Just a show of hands for how many people out there have ever dealt with government red tape? Everybody? And, have you ever had the experience in which one government clerk tells you to do “X”, so you do it, only to be told later by a different worker that you did it all wrong? Often, the answers you get by government officials depend upon who “answers” the phone.
Well, today we’re going to discuss what Jesus termed the “least of our brothers”–sex offenders. Sex offenders are treated like second class citizens long after they have complete their prison sentence, completed the treatment programs, and paid all the fines. Basically, they’ve done their time, but are still paying for the crime thru the lifetime of registration regulations and unemployment. Our paranoia over the presence of sex offenders has led to cumbersome reporting requirements for all those Florida citizens that have a sex offense in their past (and even for tourists, see my article FDLE’s Sex Offender Database Lies to Florida Citizens). Our local law enforcement agencies are required by law to personally verify the addresses of every sex offender living in their jurisdiction. Of course, if a person robs people at gun point–their address is not verified. Home invasion robbers that tie you up and beat you–their address is not verified. If a person is convicted of multiple murders, that address is not verified. But, if you’ve been caught with child porn on your computer, your address must be verified for life.
In case you didn’t know, sex offenders must report their whereabouts constantly, or risk arrest on a failure to register as a sex offender charge. Offenders must report a “change” of their address within 48 hours, and must update even a current address a couple times a year. This reporting must be done in person. And, the reporting must be done at both the sheriff’s office, and the Department of Motor Vehicles (“DMV”).
Recently, an appeals case came out addressing just such an issue. Mr. Owens, a sex offender, was convicted of failing to register a change of address in Owens v. State of Florida, 94 So.3d 688 (Fla. 4th DCA 2012). Owens complied with the statute by reporting in person to the sheriff’s office. Owens complied by reporting to the DMV in person, and giving them his address update. However, the DMV would not update his address because Owens did not have sufficient documentation of his new address. As such, he was eventually arrested for failing to register by renewing his driver’s license or ID card. Can you believe our tax payer dollars are going to arrest and jail someone who complied with the statute yet did not have proper documentation? Remember, the sheriff’s office knew of his new address, and they then put it on the FDLE sex offender website. And, even the DMV was informed of the new address, yet the DMV would not physically change Owens’ DL or ID card without first being provided the proper documentation.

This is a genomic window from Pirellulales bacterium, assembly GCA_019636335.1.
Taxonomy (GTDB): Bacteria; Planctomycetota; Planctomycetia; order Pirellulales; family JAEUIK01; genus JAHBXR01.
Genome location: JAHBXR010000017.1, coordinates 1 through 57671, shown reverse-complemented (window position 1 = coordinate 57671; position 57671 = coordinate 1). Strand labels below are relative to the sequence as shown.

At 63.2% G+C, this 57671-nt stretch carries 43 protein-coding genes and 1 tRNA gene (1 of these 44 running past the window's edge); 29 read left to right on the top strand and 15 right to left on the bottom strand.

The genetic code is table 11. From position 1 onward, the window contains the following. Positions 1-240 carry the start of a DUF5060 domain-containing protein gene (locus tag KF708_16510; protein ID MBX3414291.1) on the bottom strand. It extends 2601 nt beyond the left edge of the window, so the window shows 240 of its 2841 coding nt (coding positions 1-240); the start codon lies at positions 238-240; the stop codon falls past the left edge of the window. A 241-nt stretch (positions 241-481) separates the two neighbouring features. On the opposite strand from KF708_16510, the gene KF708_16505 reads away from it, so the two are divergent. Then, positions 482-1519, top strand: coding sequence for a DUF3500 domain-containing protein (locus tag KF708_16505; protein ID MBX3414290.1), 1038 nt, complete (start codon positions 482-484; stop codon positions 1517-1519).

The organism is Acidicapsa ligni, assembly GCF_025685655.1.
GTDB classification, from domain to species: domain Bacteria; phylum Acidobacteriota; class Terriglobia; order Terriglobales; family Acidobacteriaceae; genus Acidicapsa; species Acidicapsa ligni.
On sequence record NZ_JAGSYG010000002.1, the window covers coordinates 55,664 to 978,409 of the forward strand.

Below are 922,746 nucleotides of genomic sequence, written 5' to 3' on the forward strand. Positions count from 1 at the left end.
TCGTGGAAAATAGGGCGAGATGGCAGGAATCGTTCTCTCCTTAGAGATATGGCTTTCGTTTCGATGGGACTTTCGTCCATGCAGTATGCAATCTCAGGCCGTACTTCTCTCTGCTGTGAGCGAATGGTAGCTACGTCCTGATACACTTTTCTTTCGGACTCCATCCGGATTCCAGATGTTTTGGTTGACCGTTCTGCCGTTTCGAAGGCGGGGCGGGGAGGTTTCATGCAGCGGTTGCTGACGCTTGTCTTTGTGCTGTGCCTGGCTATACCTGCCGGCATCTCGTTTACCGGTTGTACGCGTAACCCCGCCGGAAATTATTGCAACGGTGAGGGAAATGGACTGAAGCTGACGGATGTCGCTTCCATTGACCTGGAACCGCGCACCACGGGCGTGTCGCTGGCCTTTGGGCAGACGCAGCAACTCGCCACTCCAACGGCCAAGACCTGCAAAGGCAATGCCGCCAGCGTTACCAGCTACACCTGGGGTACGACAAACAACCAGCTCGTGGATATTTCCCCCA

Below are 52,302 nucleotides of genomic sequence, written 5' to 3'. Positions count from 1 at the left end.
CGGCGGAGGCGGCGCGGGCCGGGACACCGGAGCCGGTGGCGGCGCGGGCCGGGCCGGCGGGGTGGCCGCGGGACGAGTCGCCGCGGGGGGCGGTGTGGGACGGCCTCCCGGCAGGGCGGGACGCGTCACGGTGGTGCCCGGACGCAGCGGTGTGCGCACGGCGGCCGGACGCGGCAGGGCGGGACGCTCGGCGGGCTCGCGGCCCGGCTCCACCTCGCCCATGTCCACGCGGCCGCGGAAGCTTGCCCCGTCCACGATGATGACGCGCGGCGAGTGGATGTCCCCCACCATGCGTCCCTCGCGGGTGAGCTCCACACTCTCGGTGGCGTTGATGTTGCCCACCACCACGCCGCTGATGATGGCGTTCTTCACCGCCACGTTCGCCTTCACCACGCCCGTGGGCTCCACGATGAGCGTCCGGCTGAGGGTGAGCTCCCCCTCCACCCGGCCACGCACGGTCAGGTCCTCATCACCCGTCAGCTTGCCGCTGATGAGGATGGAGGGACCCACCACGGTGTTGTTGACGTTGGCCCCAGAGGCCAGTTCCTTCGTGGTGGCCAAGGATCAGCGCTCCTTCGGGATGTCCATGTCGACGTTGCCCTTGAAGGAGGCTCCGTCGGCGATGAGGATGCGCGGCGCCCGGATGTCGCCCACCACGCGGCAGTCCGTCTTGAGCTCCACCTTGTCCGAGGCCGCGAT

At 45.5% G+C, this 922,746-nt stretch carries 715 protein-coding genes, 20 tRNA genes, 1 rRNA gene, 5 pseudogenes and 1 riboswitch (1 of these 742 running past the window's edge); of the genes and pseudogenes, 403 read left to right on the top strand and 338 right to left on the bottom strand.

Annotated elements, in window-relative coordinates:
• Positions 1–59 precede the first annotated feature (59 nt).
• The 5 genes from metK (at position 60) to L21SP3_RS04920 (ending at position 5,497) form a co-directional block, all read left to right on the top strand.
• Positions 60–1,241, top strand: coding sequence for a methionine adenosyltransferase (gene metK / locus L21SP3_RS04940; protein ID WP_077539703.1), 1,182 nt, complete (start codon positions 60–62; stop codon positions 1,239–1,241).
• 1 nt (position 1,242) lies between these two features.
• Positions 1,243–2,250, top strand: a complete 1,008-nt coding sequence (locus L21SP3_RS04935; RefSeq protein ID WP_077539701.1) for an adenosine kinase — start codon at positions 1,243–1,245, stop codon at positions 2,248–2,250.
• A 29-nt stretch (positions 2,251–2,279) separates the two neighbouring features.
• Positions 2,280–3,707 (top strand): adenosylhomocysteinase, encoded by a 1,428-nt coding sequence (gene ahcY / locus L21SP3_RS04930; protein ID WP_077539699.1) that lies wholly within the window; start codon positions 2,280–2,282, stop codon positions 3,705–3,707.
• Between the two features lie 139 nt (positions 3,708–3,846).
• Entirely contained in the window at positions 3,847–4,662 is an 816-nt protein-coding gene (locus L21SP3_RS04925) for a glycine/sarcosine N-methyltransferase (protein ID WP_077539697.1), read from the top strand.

So, Owens took his case to the jury. The jury found him guilty, as mentioned above. However, this was a smart jury, in some respects. Smart, because they asked the right questions. The jury asked the judge for “clarification regarding the meaning of ‘knowingly failed to report.'” Had the judge answered this properly, the jury probably would have found Owens not guilty. However, the judge threw a grenade into the jury room by answering the question as follows:
“Does knowingly fail to report legally imply that you are not just physically present, but that you must complete proper documentation? The answer to that is yes.
Knowingly fail to report implies that you must be more than physically present, but that you must comply [by providing] proper documentation”. Id at 689.
Really, is this true? No. The judge was wrong. The statute does not say this. And, what the judge did was “improper because it instructed the jury on an issue of fact”. Id. The appeals court overturned Owens’ conviction, reasoning that the lower court judge “essentially instructed the jury that by failing to successfully register with the DMV, Owens ‘knowingly’ failed to comply with section 943.0435(4)(a). This invaded the fact-finding province of the jury and constitutes reversible error.” Id. at 690.
As you can see, the lifetime of registration requirements imposed on sex offenders is a government maze that not even the prosecutors and judges fully understand. These jury trials cost money. The arrest of Mr. Owens cost money. The sex offender surveillance squads cost money. And for what? For an address that was, actually, properly submitted to multiple government agencies? Is it any wonder we don’t have enough money to pay our teachers?